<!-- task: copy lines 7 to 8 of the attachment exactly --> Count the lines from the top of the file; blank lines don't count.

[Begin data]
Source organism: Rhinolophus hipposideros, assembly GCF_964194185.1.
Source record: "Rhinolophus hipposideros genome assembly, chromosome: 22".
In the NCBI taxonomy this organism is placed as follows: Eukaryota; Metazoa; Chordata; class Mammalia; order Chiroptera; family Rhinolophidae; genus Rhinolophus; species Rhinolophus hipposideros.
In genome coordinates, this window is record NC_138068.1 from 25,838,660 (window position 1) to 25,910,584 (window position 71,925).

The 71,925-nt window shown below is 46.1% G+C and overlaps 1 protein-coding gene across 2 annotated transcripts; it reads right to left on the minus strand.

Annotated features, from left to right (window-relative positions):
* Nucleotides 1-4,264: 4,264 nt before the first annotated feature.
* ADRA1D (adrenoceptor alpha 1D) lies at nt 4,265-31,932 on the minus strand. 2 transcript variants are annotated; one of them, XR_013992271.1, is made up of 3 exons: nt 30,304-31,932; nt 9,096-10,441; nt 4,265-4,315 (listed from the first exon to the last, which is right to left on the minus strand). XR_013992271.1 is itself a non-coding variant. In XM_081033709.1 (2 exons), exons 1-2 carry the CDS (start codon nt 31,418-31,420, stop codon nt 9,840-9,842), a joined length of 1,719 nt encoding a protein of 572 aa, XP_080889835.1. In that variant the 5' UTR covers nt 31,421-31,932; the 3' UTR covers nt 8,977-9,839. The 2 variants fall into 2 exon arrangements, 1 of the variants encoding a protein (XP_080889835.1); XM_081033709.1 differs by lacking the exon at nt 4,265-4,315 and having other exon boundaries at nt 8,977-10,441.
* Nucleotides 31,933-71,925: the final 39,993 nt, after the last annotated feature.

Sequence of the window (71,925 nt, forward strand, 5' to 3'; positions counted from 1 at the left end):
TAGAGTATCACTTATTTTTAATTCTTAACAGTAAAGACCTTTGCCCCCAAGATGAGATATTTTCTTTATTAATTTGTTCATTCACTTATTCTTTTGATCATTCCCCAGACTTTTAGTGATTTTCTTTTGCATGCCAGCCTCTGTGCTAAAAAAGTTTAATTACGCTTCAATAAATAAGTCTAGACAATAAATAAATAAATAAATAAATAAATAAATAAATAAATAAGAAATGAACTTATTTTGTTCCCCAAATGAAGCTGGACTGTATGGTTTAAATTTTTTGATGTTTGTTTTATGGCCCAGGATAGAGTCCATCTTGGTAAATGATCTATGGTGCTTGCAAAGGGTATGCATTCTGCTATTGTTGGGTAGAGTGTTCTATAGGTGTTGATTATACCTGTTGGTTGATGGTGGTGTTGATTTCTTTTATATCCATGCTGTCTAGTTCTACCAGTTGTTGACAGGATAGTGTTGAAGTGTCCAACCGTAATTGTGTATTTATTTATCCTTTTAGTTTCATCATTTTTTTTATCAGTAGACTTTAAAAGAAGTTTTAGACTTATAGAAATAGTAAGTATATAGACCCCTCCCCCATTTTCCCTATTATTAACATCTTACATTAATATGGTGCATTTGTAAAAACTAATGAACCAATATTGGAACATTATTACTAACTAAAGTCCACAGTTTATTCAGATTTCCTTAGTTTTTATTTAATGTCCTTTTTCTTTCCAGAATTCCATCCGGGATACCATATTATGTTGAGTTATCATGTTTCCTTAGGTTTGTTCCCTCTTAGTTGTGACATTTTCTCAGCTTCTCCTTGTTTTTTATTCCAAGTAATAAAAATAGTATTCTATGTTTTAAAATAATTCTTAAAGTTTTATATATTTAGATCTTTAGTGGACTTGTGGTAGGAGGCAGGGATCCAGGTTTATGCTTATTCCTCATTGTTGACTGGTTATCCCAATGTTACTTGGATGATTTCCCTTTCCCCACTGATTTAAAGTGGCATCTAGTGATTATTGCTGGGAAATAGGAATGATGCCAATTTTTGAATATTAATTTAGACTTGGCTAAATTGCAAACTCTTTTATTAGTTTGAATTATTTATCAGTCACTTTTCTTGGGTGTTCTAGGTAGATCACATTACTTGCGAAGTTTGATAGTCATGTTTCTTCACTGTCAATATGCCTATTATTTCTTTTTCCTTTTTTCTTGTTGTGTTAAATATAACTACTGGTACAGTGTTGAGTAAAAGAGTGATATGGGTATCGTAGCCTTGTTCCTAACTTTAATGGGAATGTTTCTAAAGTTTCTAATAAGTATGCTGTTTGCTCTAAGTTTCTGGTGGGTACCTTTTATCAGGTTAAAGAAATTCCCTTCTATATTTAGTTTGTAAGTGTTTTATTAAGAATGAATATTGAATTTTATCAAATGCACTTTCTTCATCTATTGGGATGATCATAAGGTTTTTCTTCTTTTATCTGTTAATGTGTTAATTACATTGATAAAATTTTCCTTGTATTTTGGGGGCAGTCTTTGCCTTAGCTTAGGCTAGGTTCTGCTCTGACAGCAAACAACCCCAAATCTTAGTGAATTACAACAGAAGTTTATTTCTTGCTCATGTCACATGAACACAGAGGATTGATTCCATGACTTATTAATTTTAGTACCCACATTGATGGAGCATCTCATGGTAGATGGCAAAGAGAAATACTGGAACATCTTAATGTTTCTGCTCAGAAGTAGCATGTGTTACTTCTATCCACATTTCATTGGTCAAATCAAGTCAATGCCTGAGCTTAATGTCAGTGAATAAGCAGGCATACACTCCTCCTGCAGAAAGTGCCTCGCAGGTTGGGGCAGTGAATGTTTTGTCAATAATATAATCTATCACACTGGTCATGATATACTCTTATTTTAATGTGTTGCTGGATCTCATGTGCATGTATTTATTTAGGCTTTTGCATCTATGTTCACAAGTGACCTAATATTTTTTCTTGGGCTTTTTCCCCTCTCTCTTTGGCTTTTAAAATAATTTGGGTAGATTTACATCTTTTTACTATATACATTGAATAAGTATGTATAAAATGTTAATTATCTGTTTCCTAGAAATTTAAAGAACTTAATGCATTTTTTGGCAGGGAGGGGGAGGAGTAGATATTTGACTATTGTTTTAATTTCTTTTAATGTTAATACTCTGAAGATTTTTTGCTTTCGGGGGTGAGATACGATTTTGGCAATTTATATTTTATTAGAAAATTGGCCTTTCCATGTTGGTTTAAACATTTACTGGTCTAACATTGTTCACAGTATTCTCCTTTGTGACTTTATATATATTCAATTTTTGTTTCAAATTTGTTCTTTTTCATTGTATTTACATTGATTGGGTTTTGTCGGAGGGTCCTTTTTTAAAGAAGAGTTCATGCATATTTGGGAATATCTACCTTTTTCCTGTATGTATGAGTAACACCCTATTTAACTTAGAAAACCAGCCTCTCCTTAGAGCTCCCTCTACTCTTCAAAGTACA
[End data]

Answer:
* Nucleotides 1-4,264: 4,264 nt before the first annotated feature.
* ADRA1D (adrenoceptor alpha 1D) lies at nt 4,265-31,932 on the minus strand. 2 transcript variants are annotated; one of them, XR_013992271.1, is made up of 3 exons: nt 30,304-31,932; nt 9,096-10,441; nt 4,265-4,315 (listed from the first exon to the last, which is right to left on the minus strand). XR_013992271.1 is itself a non-coding variant. In XM_081033709.1 (2 exons), exons 1-2 carry the CDS (start codon nt 31,418-31,420, stop codon nt 9,840-9,842), a joined length of 1,719 nt encoding a protein of 572 aa, XP_080889835.1. In that variant the 5' UTR covers nt 31,421-31,932; the 3' UTR covers nt 8,977-9,839. The 2 variants fall into 2 exon arrangements, 1 of the variants encoding a protein (XP_080889835.1); XM_081033709.1 differs by lacking the exon at nt 4,265-4,315 and having other exon boundaries at nt 8,977-10,441.